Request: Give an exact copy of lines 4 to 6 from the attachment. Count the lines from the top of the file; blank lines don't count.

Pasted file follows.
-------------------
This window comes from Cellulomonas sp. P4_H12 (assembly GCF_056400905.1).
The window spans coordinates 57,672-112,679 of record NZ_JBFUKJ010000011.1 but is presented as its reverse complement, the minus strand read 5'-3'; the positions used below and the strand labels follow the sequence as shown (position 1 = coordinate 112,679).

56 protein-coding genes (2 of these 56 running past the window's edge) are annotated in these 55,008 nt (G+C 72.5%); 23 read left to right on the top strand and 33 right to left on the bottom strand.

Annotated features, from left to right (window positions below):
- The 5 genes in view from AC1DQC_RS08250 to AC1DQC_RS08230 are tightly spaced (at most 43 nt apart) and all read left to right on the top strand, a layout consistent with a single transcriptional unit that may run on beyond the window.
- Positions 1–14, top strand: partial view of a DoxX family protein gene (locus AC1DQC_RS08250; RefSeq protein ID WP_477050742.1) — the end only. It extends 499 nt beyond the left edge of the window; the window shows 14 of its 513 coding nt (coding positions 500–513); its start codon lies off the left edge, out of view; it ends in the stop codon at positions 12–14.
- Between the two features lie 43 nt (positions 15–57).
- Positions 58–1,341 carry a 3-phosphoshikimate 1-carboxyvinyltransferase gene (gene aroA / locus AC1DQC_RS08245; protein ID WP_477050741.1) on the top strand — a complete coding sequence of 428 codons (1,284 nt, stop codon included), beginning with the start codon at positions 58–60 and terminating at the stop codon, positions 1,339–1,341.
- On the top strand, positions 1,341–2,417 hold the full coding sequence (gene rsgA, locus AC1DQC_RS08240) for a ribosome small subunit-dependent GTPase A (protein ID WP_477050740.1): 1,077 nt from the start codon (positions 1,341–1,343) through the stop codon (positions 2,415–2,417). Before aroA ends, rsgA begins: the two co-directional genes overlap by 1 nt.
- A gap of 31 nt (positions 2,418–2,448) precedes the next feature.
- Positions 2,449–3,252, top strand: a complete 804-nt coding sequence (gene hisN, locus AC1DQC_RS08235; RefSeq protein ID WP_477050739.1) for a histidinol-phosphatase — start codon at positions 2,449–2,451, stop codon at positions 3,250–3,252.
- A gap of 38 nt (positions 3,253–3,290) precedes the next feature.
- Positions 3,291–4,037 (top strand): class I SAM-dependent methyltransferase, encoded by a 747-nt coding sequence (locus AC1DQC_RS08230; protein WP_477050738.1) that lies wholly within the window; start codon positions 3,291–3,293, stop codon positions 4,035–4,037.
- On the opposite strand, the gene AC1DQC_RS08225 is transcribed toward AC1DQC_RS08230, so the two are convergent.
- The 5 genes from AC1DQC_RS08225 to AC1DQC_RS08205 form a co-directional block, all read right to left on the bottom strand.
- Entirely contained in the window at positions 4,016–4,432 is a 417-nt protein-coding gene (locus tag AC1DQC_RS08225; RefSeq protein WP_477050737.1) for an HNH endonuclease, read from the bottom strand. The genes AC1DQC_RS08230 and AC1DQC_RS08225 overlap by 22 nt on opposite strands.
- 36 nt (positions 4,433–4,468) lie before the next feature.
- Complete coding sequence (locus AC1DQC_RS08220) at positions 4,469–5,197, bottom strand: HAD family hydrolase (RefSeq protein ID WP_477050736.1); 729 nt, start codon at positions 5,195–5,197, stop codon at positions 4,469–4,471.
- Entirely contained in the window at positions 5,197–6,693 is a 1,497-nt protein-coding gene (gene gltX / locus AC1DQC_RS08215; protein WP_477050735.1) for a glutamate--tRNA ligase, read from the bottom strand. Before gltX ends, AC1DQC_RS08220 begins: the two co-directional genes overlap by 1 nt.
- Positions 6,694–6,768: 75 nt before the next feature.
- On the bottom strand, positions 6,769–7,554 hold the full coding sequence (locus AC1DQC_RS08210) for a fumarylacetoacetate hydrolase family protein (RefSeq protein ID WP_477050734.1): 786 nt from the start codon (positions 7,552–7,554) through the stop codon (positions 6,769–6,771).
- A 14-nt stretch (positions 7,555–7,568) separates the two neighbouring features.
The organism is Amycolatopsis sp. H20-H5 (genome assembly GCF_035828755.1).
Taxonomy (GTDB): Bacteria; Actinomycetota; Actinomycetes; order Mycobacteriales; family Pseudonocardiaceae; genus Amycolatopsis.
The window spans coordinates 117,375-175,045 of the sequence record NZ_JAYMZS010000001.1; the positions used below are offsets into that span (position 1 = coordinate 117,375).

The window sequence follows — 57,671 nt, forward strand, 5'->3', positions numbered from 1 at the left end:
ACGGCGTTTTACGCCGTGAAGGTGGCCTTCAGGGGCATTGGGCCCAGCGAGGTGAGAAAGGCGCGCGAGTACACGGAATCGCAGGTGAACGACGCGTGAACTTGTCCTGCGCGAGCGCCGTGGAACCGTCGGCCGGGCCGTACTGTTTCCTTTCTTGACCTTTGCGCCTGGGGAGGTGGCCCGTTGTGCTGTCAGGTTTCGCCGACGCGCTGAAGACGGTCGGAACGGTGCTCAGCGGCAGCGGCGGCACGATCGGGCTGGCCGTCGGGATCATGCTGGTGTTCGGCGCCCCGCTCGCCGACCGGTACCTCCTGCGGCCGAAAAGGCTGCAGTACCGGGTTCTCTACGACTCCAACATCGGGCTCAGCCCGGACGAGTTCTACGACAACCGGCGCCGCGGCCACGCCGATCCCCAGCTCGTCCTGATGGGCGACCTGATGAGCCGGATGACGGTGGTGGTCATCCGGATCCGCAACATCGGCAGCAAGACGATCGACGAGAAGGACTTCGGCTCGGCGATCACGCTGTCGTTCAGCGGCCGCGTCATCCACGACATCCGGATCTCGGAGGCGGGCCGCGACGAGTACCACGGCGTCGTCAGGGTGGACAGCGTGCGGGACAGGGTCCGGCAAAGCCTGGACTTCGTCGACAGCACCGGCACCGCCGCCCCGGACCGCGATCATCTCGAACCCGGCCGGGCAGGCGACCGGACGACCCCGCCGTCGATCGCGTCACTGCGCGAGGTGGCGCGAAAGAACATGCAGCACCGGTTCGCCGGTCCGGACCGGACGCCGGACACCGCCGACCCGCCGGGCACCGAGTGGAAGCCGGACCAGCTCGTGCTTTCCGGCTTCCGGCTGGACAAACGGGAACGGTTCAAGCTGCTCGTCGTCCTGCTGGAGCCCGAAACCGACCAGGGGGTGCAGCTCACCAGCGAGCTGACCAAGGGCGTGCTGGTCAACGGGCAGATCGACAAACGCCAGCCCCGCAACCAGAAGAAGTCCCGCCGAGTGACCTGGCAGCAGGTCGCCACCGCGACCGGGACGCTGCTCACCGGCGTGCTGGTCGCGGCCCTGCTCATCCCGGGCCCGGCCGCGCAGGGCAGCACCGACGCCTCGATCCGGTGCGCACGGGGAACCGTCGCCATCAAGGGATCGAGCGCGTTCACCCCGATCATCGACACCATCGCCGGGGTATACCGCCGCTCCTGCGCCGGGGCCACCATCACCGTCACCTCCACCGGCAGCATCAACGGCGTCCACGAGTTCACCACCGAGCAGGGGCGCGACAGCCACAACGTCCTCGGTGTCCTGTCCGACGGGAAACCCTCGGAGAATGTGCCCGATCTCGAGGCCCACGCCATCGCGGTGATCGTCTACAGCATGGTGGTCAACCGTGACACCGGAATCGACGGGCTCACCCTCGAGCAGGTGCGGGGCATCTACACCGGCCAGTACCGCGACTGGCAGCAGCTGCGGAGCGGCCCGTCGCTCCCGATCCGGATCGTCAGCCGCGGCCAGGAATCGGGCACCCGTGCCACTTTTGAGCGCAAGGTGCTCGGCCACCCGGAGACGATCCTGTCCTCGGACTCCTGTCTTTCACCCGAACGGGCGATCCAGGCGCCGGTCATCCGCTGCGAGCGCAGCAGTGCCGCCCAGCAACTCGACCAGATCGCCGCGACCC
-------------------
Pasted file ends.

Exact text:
Annotated features, from left to right (window positions below):
- The 5 genes in view from AC1DQC_RS08250 to AC1DQC_RS08230 are tightly spaced (at most 43 nt apart) and all read left to right on the top strand, a layout consistent with a single transcriptional unit that may run on beyond the window.
- Positions 1–14, top strand: partial view of a DoxX family protein gene (locus AC1DQC_RS08250; RefSeq protein ID WP_477050742.1) — the end only. It extends 499 nt beyond the left edge of the window; the window shows 14 of its 513 coding nt (coding positions 500–513); its start codon lies off the left edge, out of view; it ends in the stop codon at positions 12–14.